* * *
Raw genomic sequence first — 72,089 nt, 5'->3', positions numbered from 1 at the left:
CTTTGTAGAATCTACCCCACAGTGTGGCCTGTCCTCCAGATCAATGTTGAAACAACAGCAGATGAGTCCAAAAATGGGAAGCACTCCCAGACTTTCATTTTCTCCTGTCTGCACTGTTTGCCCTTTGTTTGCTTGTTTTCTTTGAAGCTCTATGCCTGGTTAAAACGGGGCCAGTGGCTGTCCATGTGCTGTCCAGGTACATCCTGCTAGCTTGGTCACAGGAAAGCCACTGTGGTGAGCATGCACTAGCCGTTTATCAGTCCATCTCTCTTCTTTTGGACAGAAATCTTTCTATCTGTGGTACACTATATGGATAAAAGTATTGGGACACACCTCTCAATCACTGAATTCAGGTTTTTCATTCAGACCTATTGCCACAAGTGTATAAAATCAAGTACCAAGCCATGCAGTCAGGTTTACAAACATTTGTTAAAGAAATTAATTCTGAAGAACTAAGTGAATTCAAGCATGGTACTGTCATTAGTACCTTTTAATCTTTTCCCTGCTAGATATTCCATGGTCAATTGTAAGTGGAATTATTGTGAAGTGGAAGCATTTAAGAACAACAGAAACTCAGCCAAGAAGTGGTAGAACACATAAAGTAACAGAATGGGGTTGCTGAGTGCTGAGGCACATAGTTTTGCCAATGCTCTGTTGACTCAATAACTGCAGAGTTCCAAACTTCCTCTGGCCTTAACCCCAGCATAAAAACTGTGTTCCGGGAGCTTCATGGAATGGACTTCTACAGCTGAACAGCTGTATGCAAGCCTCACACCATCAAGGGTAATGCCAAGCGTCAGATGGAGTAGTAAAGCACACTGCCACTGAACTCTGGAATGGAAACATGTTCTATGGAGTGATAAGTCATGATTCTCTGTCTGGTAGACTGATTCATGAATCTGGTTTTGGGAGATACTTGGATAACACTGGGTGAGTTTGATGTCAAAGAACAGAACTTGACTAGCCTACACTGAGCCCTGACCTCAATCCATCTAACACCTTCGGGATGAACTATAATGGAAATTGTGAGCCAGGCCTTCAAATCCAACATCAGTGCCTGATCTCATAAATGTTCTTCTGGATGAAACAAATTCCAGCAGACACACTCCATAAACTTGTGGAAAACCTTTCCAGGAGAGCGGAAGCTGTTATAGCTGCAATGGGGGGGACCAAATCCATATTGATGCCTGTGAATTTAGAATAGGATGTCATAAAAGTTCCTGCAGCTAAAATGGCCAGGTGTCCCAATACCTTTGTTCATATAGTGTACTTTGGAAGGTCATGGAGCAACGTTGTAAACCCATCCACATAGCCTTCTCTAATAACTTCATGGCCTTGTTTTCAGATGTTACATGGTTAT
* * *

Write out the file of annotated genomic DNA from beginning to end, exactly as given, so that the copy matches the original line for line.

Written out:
Raw genomic sequence first — 72,089 nt, 5'->3', positions numbered from 1 at the left:
CTTTGTAGAATCTACCCCACAGTGTGGCCTGTCCTCCAGATCAATGTTGAAACAACAGCAGATGAGTCCAAAAATGGGAAGCACTCCCAGACTTTCATTTTCTCCTGTCTGCACTGTTTGCCCTTTGTTTGCTTGTTTTCTTTGAAGCTCTATGCCTGGTTAAAACGGGGCCAGTGGCTGTCCATGTGCTGTCCAGGTACATCCTGCTAGCTTGGTCACAGGAAAGCCACTGTGGTGAGCATGCACTAGCCGTTTATCAGTCCATCTCTCTTCTTTTGGACAGAAATCTTTCTATCTGTGGTACACTATATGGATAAAAGTATTGGGACACACCTCTCAATCACTGAATTCAGGTTTTTCATTCAGACCTATTGCCACAAGTGTATAAAATCAAGTACCAAGCCATGCAGTCAGGTTTACAAACATTTGTTAAAGAAATTAATTCTGAAGAACTAAGTGAATTCAAGCATGGTACTGTCATTAGTACCTTTTAATCTTTTCCCTGCTAGATATTCCATGGTCAATTGTAAGTGGAATTATTGTGAAGTGGAAGCATTTAAGAACAACAGAAACTCAGCCAAGAAGTGGTAGAACACATAAAGTAACAGAATGGGGTTGCTGAGTGCTGAGGCACATAGTTTTGCCAATGCTCTGTTGACTCAATAACTGCAGAGTTCCAAACTTCCTCTGGCCTTAACCCCAGCATAAAAACTGTGTTCCGGGAGCTTCATGGAATGGACTTCTACAGCTGAACAGCTGTATGCAAGCCTCACACCATCAAGGGTAATGCCAAGCGTCAGATGGAGTAGTAAAGCACACTGCCACTGAACTCTGGAATGGAAACATGTTCTATGGAGTGATAAGTCATGATTCTCTGTCTGGTAGACTGATTCATGAATCTGGTTTTGGGAGATACTTGGATAACACTGGGTGAGTTTGATGTCAAAGAACAGAACTTGACTAGCCTACACTGAGCCCTGACCTCAATCCATCTAACACCTTCGGGATGAACTATAATGGAAATTGTGAGCCAGGCCTTCAAATCCAACATCAGTGCCTGATCTCATAAATGTTCTTCTGGATGAAACAAATTCCAGCAGACACACTCCATAAACTTGTGGAAAACCTTTCCAGGAGAGCGGAAGCTGTTATAGCTGCAATGGGGGGGACCAAATCCATATTGATGCCTGTGAATTTAGAATAGGATGTCATAAAAGTTCCTGCAGCTAAAATGGCCAGGTGTCCCAATACCTTTGTTCATATAGTGTACTTTGGAAGGTCATGGAGCAACGTTGTAAACCCATCCACATAGCCTTCTCTAATAACTTCATGGCCTTGTTTTCAGATGTTACATGGTTAT